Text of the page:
Raising concerns over their lives and livelihood, thousands of fish workers on Tuesday gathered in ports and harbours across the coastal belt to take part in the nation-wide protest against the Centre’s proposed Shipping Corridor from Gujarat to Kanyakumari. The fish workers, as the part of the protest, lined up their boats across the sea and held dharnas in 23 ports and harbours.
The proposed notification from the Director General of Shipping (DGS) designated a corridor for merchant ships to avoid ships and fishing boats colliding mid sea. Though the notification has not come in the public domain yet, National Fish Workers’ Forum (NFF) terms it as a move from the DGS to protect the interests of commercial shipping companies and other corporates.
“As per the proposed notification, there would be a 34.5 km wide shipping channel at a distance of 15 nautical miles off the coastal line. However, nearly 80 percent of the fish wealth is located within 50 nautical miles off the coast and the proposed corridor would clearly affect the livelihood of the fishermen community across the country,” said T Peter, the general secretary of NFF while talking to Newsclick.
If the proposed corridor plan is being implemented, it would risk the lives of fishworkers. In recent times, the coastal belt has witnessed a series of mid sea collisions which claimed the lives of many fish workers. On August 7, a fishing boat was rammed by a vessel at a distance of 28 nautical miles off Kochi, Kerala. Only, two workers out of 14 could manage to escape from the tragedy. The incident was not an isolated one. A series of such incidents have taken place in the recent past.
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In Kerala, there are nearly 37,000 fishing vessels and around 4000 of those are deep sea fishing vessels. These have to cross the shipping corridor and this would lead to an increase in the number of midsea accidents, Peter noted.
“It is the duty of the responsible agencies to consult the fish workers, especially the traditional fishermen who are the affected, primarily, while they haven’t been contacted for the same,” said Peter. Considering this matter, NFF has been raising questions as this proposed corridor is in line with the larger frame of constructing ports, augmenting coastal infrastructure, developing inland waterways, intensifying fishing, creating special economic zones and tourism promotion under the ‘grand’ scheme of Sagarmala Project.
The fishing community across the country have been opposing the draft Coastal Zone Regulation notification that steps back from the environmental safeguards for the coastlines. The draft stands in violation of Section 3 of the Environment (Protection) Act, 1986, which states that the central government shall “… take all such measures that it deems to be necessary or expedient for the purpose of protecting and improving the quality of the environment and preventing, controlling and abating environmental pollution”.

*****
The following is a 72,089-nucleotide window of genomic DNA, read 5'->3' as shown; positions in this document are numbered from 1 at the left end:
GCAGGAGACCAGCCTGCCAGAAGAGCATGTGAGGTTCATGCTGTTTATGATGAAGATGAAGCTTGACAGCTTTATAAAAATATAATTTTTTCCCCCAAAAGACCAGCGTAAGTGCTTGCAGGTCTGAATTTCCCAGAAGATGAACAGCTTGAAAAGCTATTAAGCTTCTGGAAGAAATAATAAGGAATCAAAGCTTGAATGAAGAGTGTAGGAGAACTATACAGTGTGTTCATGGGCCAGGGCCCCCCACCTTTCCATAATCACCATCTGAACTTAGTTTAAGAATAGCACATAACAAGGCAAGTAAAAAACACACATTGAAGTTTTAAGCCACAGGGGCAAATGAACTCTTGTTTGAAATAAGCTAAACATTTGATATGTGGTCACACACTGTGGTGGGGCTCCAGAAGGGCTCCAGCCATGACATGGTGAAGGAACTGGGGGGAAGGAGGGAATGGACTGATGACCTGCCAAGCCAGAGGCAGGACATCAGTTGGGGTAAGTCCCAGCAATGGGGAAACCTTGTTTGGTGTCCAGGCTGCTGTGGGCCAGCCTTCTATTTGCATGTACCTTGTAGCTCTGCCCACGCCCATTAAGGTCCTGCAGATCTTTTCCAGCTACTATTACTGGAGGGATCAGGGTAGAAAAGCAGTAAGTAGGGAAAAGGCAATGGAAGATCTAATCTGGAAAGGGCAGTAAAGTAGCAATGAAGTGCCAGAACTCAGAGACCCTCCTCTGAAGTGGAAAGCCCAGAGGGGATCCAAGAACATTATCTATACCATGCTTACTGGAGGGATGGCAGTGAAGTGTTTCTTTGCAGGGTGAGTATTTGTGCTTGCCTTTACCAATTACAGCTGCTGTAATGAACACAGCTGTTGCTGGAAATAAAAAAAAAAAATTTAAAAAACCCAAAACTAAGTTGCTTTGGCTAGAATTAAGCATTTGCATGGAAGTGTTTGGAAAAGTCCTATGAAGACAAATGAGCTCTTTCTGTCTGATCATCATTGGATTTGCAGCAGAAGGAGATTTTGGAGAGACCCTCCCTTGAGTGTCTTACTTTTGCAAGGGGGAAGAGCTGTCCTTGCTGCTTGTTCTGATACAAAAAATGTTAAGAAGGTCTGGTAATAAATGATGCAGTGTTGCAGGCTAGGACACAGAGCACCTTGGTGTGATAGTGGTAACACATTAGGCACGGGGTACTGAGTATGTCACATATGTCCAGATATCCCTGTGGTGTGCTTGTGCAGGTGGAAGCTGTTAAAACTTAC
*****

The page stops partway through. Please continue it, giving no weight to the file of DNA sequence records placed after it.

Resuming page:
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Though the current CRZ2011 notification mandates that setback zones be demarcated, livelihoods be protected, and unchecked development curtailed, the draft CRZ2018 overturns these by removing safeguards and facilitating development, and in turn, paves the way for the Sagarmala project.
Sagarmala project, BJP-led Centre’s Rs 8.5 trillion investment initiative, entitles setting up of new mega ports, modernisation of existing ports, development of Coastal Employment Zones and Coastal Employment Units along with port connectivity via road and rail. Fishermen communities across the country have been terming it as a conspiracy aiming at the displacement of the community for corporates. The proposed Shipping Corridor adds to this.
India has a coastline of 8,129 kms with 2.02 million square kms of Exclusive Economic Zone and nearly two crore people- including fishers, fish sorties, driers and vendors- in India are dependent on fisheries for their livelihoods. With the contribution of inland fish production, India constitutes about 4.4 percent of the global fish production. The fish production in India contributes to nearly 1.5 percent of the GDP too.
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All these moves will result in making the traditional fishermen slaves of the corporate trade. The new move also can be viewed as a ploy to evacuate and strip fish workers off of their livelihood.
The protesters have gathered in Kutch, Porbandhar and Veraval in Gujarat, Mumbi Port, Ratnagiri and Malvan in Maharashtra, Vasco fishing harbour Goa, Mangalore, Karvar and Malppe harbours in Karnataka, Kochi port, Chellanam harbour and Vizhinjam harbour in Kerala, Colachal, Thengapattanam, Muttam, Chinnamuttam and Nagapattinam harbours and Ramnadu in Tamil Nadu, Guntur Bapatla in Andhra Pradesh, Bhubaneswar in Odisha and Contai and Diamond harbour in West Bengal. They have made it clear that if the government does not heed the demands of the fishworkers, they would take their massive campaign across the coastal states with immediate effect.